You should treat building a new house or overhauling an existing one as you would project management of any other type; the same rigor and methodology can and should be applied in order to control costs, mitigate risk, and ensure a successful outcome.
Every successful project begins with a comprehensive discovery process that spells out clear objectives, outlines the available resources and boundaries, and identifies risks. After the requirements gathering phase is complete, a project manager works with the project team to establish a strategy to bridge what you have with what you need.
When a strategy is created to give the project direction, then a specific and detailed solution can be built. The result is a detailed project map to plan how everything will come together and the objectives achieved. This is the most effective way of mitigating risks to project success and of controlling construction costs and design fees.
Developing that strategy is important on any building construction project, but it is critical for high-performance houses and other buildings since the higher requirements can quickly cause costs to spiral out of control. Too often, the owner faces a negative return on the investment in one way or another.
Not laying down a detailed foundation for the project and its execution adds not only direct financial cost to the project but also time by way of delays. Frustration and dissatisfaction are bad enough when you're just a team member, but they can become demoralizing and disastrous when you're working on your own home.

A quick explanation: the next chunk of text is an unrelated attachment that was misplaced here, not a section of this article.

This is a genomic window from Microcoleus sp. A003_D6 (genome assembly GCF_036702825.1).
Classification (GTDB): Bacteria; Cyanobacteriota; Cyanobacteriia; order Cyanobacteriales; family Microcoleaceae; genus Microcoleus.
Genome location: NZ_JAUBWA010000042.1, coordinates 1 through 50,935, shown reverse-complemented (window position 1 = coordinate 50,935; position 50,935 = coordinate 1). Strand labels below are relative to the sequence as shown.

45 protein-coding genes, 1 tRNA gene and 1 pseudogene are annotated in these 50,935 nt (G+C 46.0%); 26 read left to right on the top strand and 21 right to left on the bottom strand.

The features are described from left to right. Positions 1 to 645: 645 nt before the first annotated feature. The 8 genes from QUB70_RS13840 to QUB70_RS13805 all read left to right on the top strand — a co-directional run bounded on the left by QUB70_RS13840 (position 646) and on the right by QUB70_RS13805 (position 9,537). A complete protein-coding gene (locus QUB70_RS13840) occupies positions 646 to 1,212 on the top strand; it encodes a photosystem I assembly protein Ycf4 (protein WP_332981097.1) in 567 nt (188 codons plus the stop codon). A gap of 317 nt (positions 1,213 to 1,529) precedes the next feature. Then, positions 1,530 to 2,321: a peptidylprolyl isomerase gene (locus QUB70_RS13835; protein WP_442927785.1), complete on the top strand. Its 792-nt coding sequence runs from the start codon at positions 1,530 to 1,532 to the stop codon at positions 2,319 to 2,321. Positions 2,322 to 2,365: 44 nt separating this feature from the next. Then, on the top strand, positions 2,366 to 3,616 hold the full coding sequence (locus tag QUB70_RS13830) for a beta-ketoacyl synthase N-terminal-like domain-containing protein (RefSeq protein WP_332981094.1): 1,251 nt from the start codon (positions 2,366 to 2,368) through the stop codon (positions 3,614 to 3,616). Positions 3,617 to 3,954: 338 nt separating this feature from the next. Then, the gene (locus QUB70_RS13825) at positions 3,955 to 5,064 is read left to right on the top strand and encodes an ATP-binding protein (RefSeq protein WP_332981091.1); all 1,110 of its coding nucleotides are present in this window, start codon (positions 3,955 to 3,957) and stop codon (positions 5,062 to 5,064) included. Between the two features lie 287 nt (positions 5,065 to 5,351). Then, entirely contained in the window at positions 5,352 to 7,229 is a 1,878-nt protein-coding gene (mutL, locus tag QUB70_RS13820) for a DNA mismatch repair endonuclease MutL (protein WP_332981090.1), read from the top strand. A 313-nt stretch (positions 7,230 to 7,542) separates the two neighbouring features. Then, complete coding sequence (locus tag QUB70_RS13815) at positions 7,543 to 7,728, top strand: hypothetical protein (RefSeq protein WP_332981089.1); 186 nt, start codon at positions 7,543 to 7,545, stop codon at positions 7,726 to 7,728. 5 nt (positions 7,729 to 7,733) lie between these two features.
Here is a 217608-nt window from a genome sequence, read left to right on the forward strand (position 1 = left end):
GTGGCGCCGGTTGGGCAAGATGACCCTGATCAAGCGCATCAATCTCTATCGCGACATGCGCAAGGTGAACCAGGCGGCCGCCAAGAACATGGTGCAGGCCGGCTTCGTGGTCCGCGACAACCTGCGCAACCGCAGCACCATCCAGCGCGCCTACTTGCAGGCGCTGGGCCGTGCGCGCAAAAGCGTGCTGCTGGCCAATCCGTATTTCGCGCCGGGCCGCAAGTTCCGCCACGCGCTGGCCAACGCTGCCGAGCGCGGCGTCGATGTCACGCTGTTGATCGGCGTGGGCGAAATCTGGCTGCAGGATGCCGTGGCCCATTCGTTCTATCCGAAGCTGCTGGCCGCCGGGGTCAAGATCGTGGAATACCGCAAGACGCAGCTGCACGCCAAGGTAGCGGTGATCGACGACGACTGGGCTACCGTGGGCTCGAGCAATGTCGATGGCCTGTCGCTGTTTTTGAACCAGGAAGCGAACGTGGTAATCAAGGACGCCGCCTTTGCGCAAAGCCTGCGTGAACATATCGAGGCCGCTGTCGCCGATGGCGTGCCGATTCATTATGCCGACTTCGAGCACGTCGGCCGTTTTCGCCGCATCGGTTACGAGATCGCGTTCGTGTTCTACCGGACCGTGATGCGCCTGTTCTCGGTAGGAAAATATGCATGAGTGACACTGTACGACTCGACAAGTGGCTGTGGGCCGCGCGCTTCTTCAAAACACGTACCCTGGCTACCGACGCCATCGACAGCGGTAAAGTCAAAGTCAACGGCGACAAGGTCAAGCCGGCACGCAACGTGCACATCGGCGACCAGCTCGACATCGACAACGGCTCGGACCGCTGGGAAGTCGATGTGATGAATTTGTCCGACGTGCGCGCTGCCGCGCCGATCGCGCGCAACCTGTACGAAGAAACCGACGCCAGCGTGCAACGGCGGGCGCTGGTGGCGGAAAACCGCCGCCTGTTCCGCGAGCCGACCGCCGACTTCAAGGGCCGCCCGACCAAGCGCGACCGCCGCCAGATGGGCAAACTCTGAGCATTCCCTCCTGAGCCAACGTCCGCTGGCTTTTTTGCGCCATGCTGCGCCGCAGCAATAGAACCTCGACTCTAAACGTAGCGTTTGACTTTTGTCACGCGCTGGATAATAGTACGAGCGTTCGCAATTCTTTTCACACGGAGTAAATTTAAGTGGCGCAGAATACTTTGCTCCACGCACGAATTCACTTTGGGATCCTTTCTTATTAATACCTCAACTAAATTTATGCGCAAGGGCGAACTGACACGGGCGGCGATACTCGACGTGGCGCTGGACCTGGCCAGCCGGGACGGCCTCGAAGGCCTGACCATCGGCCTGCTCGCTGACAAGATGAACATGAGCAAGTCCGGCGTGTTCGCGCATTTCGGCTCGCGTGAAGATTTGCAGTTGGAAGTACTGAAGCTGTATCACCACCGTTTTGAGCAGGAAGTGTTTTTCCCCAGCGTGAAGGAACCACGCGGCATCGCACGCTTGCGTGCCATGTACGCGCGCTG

You need a clear path forward. You need a PROCESS.
Basically, every architect follows a conceptual process that begins with a few questions, some minor discussion, some schematics, and then conceptual plans. It continues with increasingly technical and construction-related materials and service. You can read more about this sequence of development in my article "The Design Process" or download my convenient yet informative Project Roadmap. However, this conceptual flow is a very loose sequence of activities and isn't really a true process.
I routinely see projects at other firms run into expensive stumbling blocks needlessly. Perhaps half the time, the final product also suffers as a result of inadequate investigation at the project start. A modern house deserves a modern strategy. An ultra high-performance house needs a high-performance architect. Therefore, I've developed my own, detailed process for ultra high-performance houses, called the S.A.P.P.H.R. Strategy™. You can read more about it in my SAPPHR Strategy™ process summary page or download a thorough client manual by clicking below.
The S.A.P.P.H.R. Strategy™ begins with a 2-stage feasibility study. The first stage is a low-cost brief check to determine if the project has legs without spending a significant amount of money. The second stage is a detailed analysis of your needs, your resources, the options available, the outcome desired, and specific targets in over a dozen performance metrics.
The second part of the S.A.P.P.H.R. Strategy™ is a collaborative series of meetings with additional consultants to nail down the best, informed direction forward.
The third phase is when all the design actually happens, and the final phase creates the technical documentation required for building permits and construction.
Having a clear process such as the S.A.P.P.H.R. Strategy™ improves the success of your project, but it also brings you confidence since you're able to see and own the progress of designing your new or renovated home. To speak with me about how to begin this solid process, please book a free, 30-minute Diagnostic Session after which you'll know the next steps to take.